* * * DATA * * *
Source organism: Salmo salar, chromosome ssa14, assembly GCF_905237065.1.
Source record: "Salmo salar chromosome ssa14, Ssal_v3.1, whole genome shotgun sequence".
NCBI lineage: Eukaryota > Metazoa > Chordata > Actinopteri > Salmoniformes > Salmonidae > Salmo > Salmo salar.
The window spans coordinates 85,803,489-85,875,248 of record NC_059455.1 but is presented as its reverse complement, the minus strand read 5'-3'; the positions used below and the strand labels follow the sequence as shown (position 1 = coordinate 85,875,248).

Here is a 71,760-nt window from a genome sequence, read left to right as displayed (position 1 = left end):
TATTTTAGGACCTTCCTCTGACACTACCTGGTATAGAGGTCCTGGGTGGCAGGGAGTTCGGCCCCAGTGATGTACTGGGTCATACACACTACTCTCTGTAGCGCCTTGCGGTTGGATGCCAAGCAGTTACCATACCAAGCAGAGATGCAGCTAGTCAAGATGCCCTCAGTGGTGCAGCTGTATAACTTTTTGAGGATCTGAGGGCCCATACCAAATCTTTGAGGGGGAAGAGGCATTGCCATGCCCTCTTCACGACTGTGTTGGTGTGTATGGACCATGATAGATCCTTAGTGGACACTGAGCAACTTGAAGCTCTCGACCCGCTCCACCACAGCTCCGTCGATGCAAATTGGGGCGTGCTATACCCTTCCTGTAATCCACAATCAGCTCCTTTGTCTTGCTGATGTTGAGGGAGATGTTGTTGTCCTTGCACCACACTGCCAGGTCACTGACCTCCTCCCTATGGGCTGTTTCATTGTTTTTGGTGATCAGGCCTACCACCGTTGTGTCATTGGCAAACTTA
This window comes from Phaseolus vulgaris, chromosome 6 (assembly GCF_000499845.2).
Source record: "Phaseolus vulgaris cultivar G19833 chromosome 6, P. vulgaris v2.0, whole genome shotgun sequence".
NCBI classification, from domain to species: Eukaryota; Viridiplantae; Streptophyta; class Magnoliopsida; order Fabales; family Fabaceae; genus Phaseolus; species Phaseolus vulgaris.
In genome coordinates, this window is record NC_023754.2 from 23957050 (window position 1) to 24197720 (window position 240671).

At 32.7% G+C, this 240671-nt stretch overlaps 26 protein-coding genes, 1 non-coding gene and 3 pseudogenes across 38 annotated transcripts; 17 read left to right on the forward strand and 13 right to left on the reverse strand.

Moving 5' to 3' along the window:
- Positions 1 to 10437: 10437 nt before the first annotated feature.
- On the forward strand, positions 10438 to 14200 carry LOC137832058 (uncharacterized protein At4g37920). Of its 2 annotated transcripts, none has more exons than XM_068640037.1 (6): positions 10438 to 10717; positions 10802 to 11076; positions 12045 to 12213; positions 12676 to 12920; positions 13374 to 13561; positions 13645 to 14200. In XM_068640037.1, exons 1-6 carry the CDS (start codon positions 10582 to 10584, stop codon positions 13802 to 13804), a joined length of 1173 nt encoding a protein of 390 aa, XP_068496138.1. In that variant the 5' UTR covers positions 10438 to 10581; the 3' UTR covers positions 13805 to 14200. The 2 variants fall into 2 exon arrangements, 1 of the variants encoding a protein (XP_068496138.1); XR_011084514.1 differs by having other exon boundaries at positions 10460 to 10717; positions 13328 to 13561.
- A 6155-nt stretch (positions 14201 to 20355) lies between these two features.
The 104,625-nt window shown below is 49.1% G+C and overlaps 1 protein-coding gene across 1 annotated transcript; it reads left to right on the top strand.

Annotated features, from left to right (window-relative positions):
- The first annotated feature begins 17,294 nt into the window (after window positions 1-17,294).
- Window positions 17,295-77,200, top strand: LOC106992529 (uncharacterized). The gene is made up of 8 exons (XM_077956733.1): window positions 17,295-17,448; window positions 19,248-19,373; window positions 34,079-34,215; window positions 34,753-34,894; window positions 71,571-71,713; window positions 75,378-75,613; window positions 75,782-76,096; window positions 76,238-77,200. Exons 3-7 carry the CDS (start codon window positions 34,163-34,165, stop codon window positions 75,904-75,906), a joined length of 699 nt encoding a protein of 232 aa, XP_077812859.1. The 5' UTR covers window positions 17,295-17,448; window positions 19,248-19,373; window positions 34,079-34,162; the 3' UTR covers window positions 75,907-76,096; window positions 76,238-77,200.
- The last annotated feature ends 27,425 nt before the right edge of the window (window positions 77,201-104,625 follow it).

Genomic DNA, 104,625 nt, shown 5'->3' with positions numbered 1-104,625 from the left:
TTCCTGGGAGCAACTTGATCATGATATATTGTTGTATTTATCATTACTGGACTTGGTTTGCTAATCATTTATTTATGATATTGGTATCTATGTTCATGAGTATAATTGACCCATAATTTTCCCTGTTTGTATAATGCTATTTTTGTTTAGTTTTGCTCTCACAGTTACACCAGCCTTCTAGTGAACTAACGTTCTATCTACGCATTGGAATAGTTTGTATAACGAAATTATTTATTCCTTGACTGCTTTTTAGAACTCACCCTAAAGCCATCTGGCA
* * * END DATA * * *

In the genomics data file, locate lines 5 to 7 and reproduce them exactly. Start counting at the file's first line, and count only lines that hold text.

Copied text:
Here is a 71,760-nt window from a genome sequence, read left to right as displayed (position 1 = left end):
TATTTTAGGACCTTCCTCTGACACTACCTGGTATAGAGGTCCTGGGTGGCAGGGAGTTCGGCCCCAGTGATGTACTGGGTCATACACACTACTCTCTGTAGCGCCTTGCGGTTGGATGCCAAGCAGTTACCATACCAAGCAGAGATGCAGCTAGTCAAGATGCCCTCAGTGGTGCAGCTGTATAACTTTTTGAGGATCTGAGGGCCCATACCAAATCTTTGAGGGGGAAGAGGCATTGCCATGCCCTCTTCACGACTGTGTTGGTGTGTATGGACCATGATAGATCCTTAGTGGACACTGAGCAACTTGAAGCTCTCGACCCGCTCCACCACAGCTCCGTCGATGCAAATTGGGGCGTGCTATACCCTTCCTGTAATCCACAATCAGCTCCTTTGTCTTGCTGATGTTGAGGGAGATGTTGTTGTCCTTGCACCACACTGCCAGGTCACTGACCTCCTCCCTATGGGCTGTTTCATTGTTTTTGGTGATCAGGCCTACCACCGTTGTGTCATTGGCAAACTTA
This window comes from Phaseolus vulgaris, chromosome 6 (assembly GCF_000499845.2).